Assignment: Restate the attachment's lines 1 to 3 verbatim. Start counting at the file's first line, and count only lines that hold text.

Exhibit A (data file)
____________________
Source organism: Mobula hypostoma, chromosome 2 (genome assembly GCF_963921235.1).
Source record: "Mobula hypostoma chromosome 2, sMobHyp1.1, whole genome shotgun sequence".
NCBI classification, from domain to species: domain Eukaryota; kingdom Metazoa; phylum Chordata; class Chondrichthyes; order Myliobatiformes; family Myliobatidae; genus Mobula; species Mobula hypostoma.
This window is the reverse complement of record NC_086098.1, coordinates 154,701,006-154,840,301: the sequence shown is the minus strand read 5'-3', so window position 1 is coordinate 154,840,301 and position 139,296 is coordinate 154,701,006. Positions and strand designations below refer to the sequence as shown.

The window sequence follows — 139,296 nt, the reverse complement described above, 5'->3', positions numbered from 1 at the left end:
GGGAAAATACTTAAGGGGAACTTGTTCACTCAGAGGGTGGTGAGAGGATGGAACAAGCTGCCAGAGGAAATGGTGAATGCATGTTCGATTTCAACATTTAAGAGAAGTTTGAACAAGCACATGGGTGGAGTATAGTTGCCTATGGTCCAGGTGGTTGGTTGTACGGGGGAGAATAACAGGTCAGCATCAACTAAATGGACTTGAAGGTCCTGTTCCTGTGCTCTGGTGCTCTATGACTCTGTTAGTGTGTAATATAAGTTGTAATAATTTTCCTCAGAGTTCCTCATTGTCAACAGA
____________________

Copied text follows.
Source organism: Mobula hypostoma, chromosome 2 (genome assembly GCF_963921235.1).
Source record: "Mobula hypostoma chromosome 2, sMobHyp1.1, whole genome shotgun sequence".
NCBI classification, from domain to species: domain Eukaryota; kingdom Metazoa; phylum Chordata; class Chondrichthyes; order Myliobatiformes; family Myliobatidae; genus Mobula; species Mobula hypostoma.